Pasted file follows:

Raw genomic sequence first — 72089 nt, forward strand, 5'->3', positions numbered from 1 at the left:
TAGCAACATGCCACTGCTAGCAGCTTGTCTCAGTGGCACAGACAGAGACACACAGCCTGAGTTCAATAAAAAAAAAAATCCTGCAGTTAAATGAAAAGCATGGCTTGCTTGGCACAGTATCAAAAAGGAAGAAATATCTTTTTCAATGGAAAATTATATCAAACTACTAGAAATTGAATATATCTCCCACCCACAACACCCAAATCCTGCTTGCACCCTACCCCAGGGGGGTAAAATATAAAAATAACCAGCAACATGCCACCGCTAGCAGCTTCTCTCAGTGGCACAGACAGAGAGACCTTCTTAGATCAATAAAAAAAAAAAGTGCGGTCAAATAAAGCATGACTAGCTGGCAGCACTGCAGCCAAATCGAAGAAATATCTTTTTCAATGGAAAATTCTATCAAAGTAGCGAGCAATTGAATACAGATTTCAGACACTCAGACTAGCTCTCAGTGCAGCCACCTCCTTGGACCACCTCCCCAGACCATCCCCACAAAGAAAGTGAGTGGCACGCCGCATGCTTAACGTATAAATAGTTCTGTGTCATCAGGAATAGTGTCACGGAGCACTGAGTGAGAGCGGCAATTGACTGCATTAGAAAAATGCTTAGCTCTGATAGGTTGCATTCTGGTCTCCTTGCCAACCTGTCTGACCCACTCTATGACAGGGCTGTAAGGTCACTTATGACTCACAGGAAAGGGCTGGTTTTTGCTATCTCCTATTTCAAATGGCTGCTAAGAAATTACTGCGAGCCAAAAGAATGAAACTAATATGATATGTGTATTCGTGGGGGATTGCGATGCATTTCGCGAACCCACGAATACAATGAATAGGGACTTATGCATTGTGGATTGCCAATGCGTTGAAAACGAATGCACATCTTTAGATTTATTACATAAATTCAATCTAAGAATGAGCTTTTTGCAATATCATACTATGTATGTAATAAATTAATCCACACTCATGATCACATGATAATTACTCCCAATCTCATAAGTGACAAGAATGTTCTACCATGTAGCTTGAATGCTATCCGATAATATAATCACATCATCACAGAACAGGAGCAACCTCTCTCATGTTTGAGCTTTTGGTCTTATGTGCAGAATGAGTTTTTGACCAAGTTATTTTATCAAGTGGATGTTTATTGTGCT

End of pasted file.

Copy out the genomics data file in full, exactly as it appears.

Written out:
Raw genomic sequence first — 72089 nt, forward strand, 5'->3', positions numbered from 1 at the left:
TAGCAACATGCCACTGCTAGCAGCTTGTCTCAGTGGCACAGACAGAGACACACAGCCTGAGTTCAATAAAAAAAAAAATCCTGCAGTTAAATGAAAAGCATGGCTTGCTTGGCACAGTATCAAAAAGGAAGAAATATCTTTTTCAATGGAAAATTATATCAAACTACTAGAAATTGAATATATCTCCCACCCACAACACCCAAATCCTGCTTGCACCCTACCCCAGGGGGGTAAAATATAAAAATAACCAGCAACATGCCACCGCTAGCAGCTTCTCTCAGTGGCACAGACAGAGAGACCTTCTTAGATCAATAAAAAAAAAAAGTGCGGTCAAATAAAGCATGACTAGCTGGCAGCACTGCAGCCAAATCGAAGAAATATCTTTTTCAATGGAAAATTCTATCAAAGTAGCGAGCAATTGAATACAGATTTCAGACACTCAGACTAGCTCTCAGTGCAGCCACCTCCTTGGACCACCTCCCCAGACCATCCCCACAAAGAAAGTGAGTGGCACGCCGCATGCTTAACGTATAAATAGTTCTGTGTCATCAGGAATAGTGTCACGGAGCACTGAGTGAGAGCGGCAATTGACTGCATTAGAAAAATGCTTAGCTCTGATAGGTTGCATTCTGGTCTCCTTGCCAACCTGTCTGACCCACTCTATGACAGGGCTGTAAGGTCACTTATGACTCACAGGAAAGGGCTGGTTTTTGCTATCTCCTATTTCAAATGGCTGCTAAGAAATTACTGCGAGCCAAAAGAATGAAACTAATATGATATGTGTATTCGTGGGGGATTGCGATGCATTTCGCGAACCCACGAATACAATGAATAGGGACTTATGCATTGTGGATTGCCAATGCGTTGAAAACGAATGCACATCTTTAGATTTATTACATAAATTCAATCTAAGAATGAGCTTTTTGCAATATCATACTATGTATGTAATAAATTAATCCACACTCATGATCACATGATAATTACTCCCAATCTCATAAGTGACAAGAATGTTCTACCATGTAGCTTGAATGCTATCCGATAATATAATCACATCATCACAGAACAGGAGCAACCTCTCTCATGTTTGAGCTTTTGGTCTTATGTGCAGAATGAGTTTTTGACCAAGTTATTTTATCAAGTGGATGTTTATTGTGCT